Between 20th – 23rd November this year, the brand new building at the Royal Birmingham Conservatoire will be alive with the sound of chamber music, all involving the piano. An array of leading international artists will share the platform with talented young musicians in a brand new event, directed by Daniel Tong (pianist and Head of Piano Chamber Music at the Conservatoire). Musical friends will be joining Daniel from across Europe for concerts, masterclasses and also a competition for young ensembles, more about which below. Given the wealth of such events for piano or string quartet, for instance, a celebration of chamber music with piano is overdue, especially given the keyboard’s place at the heart of so many great composers’ musical personality. Mozart, Beethoven, Schumann, Mendelssohn, Brahms and many more were all musicians with consummate mastery of the piano, speaking freely through their wonderful instrument.

The festival line-up is headlined by pianists Katya Apekisheva and John Thwaites, cellists Christoph Richter and Alice Neary, violinist Esther Hoppe and violist Robin Ireland, who are lined up to take part in concerts alongside the Gould Trio and London Bridge Trio. Together they will explore the chamber music of Brahms, Schumann, Felix and Fanny Mendelssohn, and present new works by Colin Matthews and James MacMillan. Concerts take place in two magnificent new performance spaces at the Conservatoire, opened this year: the larger Concert Hall for evening events and the more intimate Recital Hall for daytime performances. The same artists will work with students from Birmingham and beyond, as well as providing the jury for the competition.

Daniel Tong says: “Chamber music is a multi-layered medium, in the wealth and depth of its repertoire as well as the skills and characteristics required to realise it. It is music for sharing, both with one’s performing colleagues and the audience, and is therefore somewhat confessional. It is open to wide-ranging interpretation, despite often being put together by composers with great intellectual rigour. A competition in this discipline may therefore seem like a paradox, which is why our festival is as collegiate and inclusive as possible. We will make music together. Each competing ensemble will give a recital and take part in masterclasses. All jury members will also perform as part of the festival programme. The Royal Birmingham Conservatoire has put chamber music at its heart with inspiring results.

The competition is set up to offer maximum benefit to the young competitors. After preliminary audition (all applicants will be heard, either live or by video if entering from outside the UK), eight ensembles will be invited to join the festival in November. Each will present their recital as part of the festival programme, take part in masterclasses, and three groups will progress to the final concert. The winning ensemble will be offered mentorship and a commercial recording with Resonus Classics, as well as engagements including London’s Wigmore Hall.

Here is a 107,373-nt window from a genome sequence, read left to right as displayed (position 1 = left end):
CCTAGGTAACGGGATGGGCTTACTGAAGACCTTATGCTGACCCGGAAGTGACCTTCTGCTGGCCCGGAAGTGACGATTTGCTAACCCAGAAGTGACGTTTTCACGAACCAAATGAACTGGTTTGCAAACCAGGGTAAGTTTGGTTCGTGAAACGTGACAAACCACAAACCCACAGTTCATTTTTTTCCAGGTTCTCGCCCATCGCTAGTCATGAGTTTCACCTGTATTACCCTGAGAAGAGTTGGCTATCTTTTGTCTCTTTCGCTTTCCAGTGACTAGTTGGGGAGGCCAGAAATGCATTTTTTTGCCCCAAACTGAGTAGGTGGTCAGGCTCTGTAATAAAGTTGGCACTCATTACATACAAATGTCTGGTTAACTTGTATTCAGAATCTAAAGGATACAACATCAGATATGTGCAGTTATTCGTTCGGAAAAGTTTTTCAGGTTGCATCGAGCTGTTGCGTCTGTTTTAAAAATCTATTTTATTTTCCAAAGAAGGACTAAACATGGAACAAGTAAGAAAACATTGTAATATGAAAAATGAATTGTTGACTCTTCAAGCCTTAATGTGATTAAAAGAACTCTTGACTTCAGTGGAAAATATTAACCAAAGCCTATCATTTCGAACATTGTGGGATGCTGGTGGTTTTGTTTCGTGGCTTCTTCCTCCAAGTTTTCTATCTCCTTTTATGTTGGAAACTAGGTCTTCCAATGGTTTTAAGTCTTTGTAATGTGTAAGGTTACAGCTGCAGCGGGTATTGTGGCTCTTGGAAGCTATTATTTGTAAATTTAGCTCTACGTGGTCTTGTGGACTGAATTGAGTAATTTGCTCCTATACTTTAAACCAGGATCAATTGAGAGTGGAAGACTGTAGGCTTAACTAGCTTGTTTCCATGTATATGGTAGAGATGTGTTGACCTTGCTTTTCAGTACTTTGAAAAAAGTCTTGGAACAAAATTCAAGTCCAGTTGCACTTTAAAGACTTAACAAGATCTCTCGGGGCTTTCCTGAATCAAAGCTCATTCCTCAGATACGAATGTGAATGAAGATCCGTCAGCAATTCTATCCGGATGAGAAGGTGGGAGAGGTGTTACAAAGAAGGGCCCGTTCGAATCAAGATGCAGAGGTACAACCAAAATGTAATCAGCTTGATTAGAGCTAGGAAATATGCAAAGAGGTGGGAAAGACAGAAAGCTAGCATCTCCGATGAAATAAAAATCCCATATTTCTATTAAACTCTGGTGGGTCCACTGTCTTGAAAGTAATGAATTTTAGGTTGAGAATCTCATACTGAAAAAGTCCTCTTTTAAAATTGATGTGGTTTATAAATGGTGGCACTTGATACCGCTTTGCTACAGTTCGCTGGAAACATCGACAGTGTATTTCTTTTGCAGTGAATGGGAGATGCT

For more details about this unique and inspiring event, visit the festival website

Or email keyboard@bcu.ac.uk

Recital Hall at Royal Birmingham Conservatoire

Investec Opera Holland Park (OHP) will mark one year since the tragic Grenfell fire with a special gala on Wednesday 13 June 2018, 8pm, raising money for the Rugby Portobello Trust (www.rpt.org.uk), which supports the North Kensington community. Based just a mile from the Grenfell Tower, OHP has a long association with its community and lost a much-loved member of its own staff, Debbie Lamprell, in the disaster.

The Hope for Grenfell Memorial Gala, in memory of Debbie Lamprell and all the victims, will feature popular arias, choruses, readings and more, with a cast to be announced soon. It is hoped that over £50k will be raised for the Rugby Portobello Trust (RPT), who worked closely with victims of the tragedy and with which OHP has a long association. In 2017, a performance of Verdi’s Requiem (read more here) just a few weeks after the Grenfell fire sold out in 36 hours and raised a total of £41k for the RPT to support victims.

Funds raised by this year’s memorial concert will enable over 100 children and young people from North Kensington to attend ‘residential’ trips, week-long trips, often to the coast and countryside, which allow them to try new activities and escape the pressures of everyday life. Often the residentials are the first time that these young people will have left their immediate concrete surroundings. The impact of these trips is proven to be especially long-lasting, boosting the confidence of young people by introducing them to new skills (raft-building, rock-climbing, team-building etc), as well as fostering a safe environment in which to address any emotional issues.

OHP is extremely grateful to Hamish and Sophie Forsyth for their generous support of this performance.

Tickets for the Grenfell memorial concert will be available from Monday 19 February via www.operahollandpark.com

Investec Opera Holland Park’s 2018 season will run from 29 May to 28 July. Full details of productions at www.operahollandpark.com.

Verdi’s Requiem performed at Opera Holland Park in August 2017



(Source: Press release)

City Music Foundation (CMF) has announced the 5 musicians who are joining the CMF Artist programme as 2017 CMF Artists: Lotte Betts-Dean (mezzo-soprano), Eblana String Trio, Alex Hitchcock (jazz saxophone), Gwenllian Llyr (harp) and Rokas Valuntonis (piano).

These sensational musicians started CMF’s innovative two-year Artist Programme in October 2017 and will continue to work with the CMF as their career progresses.

Lithuanian pianist Rokas Valuntonis won First Prize at both the Nordic Piano Competition in Malmö, Sweden (2010) and the International Music Competition “Societa Umanitaria” in Milan, Italy (2013).